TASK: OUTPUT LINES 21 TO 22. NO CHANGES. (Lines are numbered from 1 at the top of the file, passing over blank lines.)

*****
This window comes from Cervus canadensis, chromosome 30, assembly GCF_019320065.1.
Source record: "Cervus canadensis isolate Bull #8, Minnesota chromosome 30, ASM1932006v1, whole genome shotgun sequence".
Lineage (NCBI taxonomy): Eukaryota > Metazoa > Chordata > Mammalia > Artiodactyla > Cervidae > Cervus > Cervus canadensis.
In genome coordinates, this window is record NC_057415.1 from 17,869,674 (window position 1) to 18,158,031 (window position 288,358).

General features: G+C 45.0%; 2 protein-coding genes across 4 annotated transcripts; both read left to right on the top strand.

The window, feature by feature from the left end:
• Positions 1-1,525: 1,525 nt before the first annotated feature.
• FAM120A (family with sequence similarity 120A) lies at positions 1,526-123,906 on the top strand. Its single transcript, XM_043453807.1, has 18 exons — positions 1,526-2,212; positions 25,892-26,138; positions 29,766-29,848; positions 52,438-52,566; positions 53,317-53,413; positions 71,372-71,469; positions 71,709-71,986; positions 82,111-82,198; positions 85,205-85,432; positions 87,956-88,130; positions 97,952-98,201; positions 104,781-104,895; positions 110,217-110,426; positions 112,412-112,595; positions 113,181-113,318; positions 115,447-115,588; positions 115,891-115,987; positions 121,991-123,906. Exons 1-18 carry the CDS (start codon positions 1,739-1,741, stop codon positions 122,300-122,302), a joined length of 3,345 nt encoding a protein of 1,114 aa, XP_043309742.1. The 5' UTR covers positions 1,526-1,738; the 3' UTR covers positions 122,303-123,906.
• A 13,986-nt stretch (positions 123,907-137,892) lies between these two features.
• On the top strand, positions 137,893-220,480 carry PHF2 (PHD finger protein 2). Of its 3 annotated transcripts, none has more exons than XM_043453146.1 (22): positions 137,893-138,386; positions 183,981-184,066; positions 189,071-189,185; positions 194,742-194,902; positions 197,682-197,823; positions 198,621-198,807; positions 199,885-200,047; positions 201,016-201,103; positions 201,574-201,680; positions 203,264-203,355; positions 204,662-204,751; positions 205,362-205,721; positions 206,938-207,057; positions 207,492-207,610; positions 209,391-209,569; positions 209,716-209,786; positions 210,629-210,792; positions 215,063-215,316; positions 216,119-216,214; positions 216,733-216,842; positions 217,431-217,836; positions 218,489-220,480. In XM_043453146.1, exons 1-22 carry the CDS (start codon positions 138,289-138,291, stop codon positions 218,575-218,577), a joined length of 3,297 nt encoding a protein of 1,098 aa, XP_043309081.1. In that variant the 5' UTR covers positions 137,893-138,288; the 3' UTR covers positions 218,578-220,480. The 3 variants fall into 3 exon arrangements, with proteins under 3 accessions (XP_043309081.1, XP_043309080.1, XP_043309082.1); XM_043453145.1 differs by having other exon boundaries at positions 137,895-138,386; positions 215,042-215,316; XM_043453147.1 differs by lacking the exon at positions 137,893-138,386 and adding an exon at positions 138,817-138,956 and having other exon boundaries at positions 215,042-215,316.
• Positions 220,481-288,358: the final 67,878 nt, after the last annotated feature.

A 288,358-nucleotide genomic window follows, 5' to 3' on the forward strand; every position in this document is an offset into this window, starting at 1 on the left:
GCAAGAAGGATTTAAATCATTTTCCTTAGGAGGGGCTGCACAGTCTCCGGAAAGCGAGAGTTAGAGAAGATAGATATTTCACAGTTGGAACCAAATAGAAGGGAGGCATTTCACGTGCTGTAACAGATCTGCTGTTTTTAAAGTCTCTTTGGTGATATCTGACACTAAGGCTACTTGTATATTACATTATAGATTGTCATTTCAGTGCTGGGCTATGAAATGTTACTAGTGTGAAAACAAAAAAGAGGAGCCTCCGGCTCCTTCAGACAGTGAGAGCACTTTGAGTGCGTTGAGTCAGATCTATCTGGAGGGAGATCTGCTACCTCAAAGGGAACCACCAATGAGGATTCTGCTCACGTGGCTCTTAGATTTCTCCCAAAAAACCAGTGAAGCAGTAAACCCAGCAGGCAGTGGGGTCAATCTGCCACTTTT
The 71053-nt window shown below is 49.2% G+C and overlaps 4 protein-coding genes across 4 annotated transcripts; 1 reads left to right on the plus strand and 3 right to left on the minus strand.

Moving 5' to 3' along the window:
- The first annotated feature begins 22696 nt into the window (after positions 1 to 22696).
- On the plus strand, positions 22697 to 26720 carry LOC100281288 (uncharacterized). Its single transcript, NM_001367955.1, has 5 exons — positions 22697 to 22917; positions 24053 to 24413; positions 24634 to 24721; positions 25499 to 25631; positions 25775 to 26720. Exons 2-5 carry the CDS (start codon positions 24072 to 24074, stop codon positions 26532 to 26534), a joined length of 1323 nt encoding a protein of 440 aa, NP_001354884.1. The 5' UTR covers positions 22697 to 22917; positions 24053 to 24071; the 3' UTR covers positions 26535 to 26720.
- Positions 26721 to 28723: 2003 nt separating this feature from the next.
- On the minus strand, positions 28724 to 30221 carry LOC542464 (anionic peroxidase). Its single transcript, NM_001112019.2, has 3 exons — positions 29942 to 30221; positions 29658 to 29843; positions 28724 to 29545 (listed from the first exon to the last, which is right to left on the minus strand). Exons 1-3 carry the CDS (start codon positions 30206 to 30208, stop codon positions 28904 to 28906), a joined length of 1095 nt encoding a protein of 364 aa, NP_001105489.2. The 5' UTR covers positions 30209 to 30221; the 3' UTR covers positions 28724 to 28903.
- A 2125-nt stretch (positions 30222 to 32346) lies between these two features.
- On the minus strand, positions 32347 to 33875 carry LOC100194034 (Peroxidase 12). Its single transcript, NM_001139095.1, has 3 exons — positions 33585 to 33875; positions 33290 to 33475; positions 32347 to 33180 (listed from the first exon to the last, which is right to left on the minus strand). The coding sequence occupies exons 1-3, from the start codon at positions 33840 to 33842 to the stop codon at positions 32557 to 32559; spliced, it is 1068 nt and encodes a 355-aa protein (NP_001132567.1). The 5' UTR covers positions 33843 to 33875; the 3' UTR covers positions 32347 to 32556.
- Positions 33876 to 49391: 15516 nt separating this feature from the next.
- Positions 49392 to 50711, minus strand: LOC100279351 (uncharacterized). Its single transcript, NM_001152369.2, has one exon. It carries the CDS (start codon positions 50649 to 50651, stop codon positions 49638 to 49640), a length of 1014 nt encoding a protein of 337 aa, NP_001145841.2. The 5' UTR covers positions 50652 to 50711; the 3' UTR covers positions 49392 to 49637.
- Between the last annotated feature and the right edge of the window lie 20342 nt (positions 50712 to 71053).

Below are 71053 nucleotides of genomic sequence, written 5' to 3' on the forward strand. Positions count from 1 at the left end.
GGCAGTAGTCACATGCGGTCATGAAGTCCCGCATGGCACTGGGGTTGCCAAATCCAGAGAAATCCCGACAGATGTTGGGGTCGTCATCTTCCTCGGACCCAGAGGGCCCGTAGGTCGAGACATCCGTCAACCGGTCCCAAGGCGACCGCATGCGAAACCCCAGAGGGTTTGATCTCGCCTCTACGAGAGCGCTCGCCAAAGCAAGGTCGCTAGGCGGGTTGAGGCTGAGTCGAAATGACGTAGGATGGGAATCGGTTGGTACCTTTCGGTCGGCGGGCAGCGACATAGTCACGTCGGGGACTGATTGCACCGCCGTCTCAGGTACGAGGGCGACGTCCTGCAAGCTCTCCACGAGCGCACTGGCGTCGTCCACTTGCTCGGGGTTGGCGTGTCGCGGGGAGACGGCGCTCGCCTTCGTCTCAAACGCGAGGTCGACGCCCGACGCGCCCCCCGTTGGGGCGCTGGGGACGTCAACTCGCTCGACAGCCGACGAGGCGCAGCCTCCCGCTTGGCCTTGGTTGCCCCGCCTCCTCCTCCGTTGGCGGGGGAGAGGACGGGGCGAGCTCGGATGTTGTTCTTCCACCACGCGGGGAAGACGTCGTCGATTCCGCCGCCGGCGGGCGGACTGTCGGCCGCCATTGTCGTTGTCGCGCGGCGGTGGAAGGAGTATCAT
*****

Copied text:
- On the minus strand, positions 32347 to 33875 carry LOC100194034 (Peroxidase 12). Its single transcript, NM_001139095.1, has 3 exons — positions 33585 to 33875; positions 33290 to 33475; positions 32347 to 33180 (listed from the first exon to the last, which is right to left on the minus strand). The coding sequence occupies exons 1-3, from the start codon at positions 33840 to 33842 to the stop codon at positions 32557 to 32559; spliced, it is 1068 nt and encodes a 355-aa protein (NP_001132567.1). The 5' UTR covers positions 33843 to 33875; the 3' UTR covers positions 32347 to 32556.
- Positions 33876 to 49391: 15516 nt separating this feature from the next.